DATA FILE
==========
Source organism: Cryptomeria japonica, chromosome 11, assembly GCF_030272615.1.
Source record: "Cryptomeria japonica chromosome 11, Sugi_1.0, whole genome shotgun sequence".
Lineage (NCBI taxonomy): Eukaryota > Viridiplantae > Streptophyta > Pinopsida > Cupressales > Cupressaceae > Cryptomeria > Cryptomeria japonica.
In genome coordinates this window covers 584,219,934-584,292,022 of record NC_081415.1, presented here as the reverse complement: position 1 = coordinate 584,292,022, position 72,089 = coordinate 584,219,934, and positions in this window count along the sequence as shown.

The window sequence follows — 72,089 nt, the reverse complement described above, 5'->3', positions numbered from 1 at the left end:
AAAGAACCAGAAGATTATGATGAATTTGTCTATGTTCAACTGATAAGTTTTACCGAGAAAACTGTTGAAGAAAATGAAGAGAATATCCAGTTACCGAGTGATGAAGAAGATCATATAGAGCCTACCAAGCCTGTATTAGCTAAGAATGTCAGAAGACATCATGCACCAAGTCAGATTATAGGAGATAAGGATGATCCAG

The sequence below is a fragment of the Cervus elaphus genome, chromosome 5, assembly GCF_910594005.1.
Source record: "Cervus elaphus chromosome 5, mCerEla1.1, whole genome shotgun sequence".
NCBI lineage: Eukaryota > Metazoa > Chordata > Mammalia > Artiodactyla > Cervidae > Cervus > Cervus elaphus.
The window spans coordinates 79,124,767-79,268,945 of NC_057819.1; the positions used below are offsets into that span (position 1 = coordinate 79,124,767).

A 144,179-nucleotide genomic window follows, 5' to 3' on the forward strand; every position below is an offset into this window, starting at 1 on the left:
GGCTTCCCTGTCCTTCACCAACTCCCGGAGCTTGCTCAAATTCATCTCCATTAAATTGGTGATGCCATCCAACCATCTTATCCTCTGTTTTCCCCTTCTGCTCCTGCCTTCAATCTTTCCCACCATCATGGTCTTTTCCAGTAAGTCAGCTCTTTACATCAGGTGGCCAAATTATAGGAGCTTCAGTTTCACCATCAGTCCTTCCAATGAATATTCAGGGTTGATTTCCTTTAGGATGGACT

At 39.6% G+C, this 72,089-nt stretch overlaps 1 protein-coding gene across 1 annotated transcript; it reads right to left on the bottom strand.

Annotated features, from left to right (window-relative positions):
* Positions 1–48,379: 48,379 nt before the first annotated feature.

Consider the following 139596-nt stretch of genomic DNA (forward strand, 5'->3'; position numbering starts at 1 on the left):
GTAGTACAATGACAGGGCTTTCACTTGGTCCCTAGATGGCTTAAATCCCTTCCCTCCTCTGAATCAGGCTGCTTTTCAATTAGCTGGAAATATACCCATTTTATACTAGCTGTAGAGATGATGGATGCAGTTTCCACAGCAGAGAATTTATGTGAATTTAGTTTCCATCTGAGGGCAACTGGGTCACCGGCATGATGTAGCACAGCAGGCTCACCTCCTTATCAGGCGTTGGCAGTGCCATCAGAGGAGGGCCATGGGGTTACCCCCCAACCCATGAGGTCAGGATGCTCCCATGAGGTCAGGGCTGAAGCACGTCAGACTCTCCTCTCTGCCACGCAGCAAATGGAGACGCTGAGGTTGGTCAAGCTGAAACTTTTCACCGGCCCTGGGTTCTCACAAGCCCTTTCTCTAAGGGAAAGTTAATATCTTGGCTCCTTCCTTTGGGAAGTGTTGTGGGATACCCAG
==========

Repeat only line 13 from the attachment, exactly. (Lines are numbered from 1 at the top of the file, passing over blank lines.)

At 39.6% G+C, this 72,089-nt stretch overlaps 1 protein-coding gene across 1 annotated transcript; it reads right to left on the bottom strand.